How to Experience the Bonavista Biennale

In the art world, a biennale refers to a large, international exhibition held every two years in a certain location. World-renowned artists present their work in various settings, and the results are jaw dropping. Think of it as a treasure hunt for incredible art.

While most biennales take place in major cities like Venice and Montreal, the Bonavista Biennale is unique because all of the art is displayed around rural communities and the coastline of the Bonavista Peninsula. It’s a bi-annual exhibition of contemporary visual art by Indigenous, Newfoundland and Labrador, and other Canadian and international artists. Here’s an opportunity to hike the coastline, visit some towns you’ve maybe overlooked, and discover art in unexpected places.

So how do you make the most of your experience?

Do Your Research

The Bonavista Peninsula is BIG—there’s a lot driving involved! If you’re short on time and you want to make the most of your trip, you should figure out which artworks you want to see the most, especially considering the Biennale has upwards of 26+ art installations.

Philippa Jones' installation at the Alexander Mortuary Chapel of All Souls, Bonavista (2021)

 Follow the Bonavista Biennale’s social media for more information about the installations, or check out the various artists on the Bonavista Biennale website. Read the artist bios to learn more about what each artist hopes to accomplish with their unique work. You’ll get some sense of what you’d like to see the most—however, half the fun is discovering these artworks for the first time, so give yourself some flexibility! There’s something special about driving into a tiny town like Upper Amherst Cove and seeing a giant life-sized t-rex installation in motion.

You don’t have to be a patron of the arts to fully appreciate the Biennale. There’s something for everyone, whether it’s an interactive music piece or a more subtle gallery feature that’ll leave you contemplating its deeper meaning. Soak it all in, and try something new.

Plan Your Route

Searching for the Biennale installations is half the fun—it’s like a treasure hunt for artistic curiosities on the coast. If you’re a repeat visitor to the peninsula, perhaps this will give you an opportunity to explore some new communities you may have overlooked, like Duntara and Keels.

Marcia Huyer's work at The Matthews House, Duntara (2021)

If you’ve never been to the Bonavista Peninsula before, this is the perfect time to explore. Larger towns like Bonavista and Trinity tend to have several art pieces in one area (often within walking distance), so you’ll be able to take in a lot while getting to know the place.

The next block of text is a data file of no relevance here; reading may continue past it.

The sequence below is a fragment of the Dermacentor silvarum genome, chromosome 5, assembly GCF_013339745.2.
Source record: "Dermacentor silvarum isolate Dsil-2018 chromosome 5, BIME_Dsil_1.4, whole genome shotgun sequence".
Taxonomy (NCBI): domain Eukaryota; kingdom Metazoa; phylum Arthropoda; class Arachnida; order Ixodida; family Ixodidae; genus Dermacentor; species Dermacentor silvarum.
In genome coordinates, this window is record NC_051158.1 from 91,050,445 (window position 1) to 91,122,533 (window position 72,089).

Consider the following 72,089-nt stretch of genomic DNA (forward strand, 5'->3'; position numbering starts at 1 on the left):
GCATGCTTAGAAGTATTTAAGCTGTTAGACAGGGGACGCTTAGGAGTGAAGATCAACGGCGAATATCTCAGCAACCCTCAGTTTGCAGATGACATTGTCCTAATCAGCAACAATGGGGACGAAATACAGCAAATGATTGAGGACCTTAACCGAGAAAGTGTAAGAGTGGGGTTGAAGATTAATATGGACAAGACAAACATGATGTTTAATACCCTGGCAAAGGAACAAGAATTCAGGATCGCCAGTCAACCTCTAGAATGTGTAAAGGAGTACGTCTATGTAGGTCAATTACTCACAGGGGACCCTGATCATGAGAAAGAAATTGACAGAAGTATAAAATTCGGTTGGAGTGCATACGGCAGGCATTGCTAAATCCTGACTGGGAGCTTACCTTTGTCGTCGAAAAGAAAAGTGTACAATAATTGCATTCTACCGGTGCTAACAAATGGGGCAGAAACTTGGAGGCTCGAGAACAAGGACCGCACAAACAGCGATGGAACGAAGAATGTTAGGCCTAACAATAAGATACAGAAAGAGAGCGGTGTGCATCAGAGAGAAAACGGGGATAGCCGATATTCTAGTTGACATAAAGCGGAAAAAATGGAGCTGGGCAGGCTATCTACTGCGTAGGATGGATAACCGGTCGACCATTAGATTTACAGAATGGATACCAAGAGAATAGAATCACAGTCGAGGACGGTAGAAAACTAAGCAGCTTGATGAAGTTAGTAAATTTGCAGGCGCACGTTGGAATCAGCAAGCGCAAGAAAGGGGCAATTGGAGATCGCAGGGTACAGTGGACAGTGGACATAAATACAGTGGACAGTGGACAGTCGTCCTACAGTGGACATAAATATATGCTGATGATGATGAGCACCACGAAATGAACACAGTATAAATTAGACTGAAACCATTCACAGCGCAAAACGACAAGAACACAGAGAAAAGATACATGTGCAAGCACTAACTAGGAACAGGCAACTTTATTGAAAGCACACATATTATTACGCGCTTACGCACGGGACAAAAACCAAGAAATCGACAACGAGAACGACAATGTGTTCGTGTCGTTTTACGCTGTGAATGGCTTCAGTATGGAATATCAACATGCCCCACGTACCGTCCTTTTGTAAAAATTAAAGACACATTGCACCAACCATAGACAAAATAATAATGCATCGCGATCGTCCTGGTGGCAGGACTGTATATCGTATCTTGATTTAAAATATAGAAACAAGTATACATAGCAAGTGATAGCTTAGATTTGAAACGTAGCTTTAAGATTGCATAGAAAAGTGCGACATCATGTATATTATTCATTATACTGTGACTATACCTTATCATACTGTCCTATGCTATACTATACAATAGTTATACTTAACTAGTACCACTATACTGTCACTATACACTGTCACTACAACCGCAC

Stop at any Visitor Information Centre and pick up a Biennale map. Cell phone service is limited around here, so the map will keep you oriented while driving!

Make it Fun

First thing’s first: pick up a Bonavista Biennale passport. This nifty little souvenir has a complete list of artistic sites around the peninsula. Get your passport stamped for any of the sites you visit at one of the indoor sites along the way. Fill up your passport, and you’ve got a souvenir for life.

Photography on display at the Quinton Premises, Red Cliff

 Be sure to also check out the Bonavista Biennale event page for fun things happening when you visit, including opportunities to meet the artists, participate in workshops, and set out on nature walks. If you’ve ever wanted to try your hand at a new artistic endeavour—whether it’s photography or printmaking or watercolour painting—here’s your chance.

Plan Ahead for the Biennale

The Biennale takes place every two years on the Bonavista Peninsula, typically from mid-August to mid-September (although dates may change). If you’re planning on visiting each installation, give yourself a few days to do it.

 Be sure to also book ahead for your accommodations in the area—and it doesn’t hurt to make dinner reservations either. This event becomes more and more popular each time it occurs, drawing art lovers from all around the world, and you won’t want to miss your chance to experience it all firsthand.  

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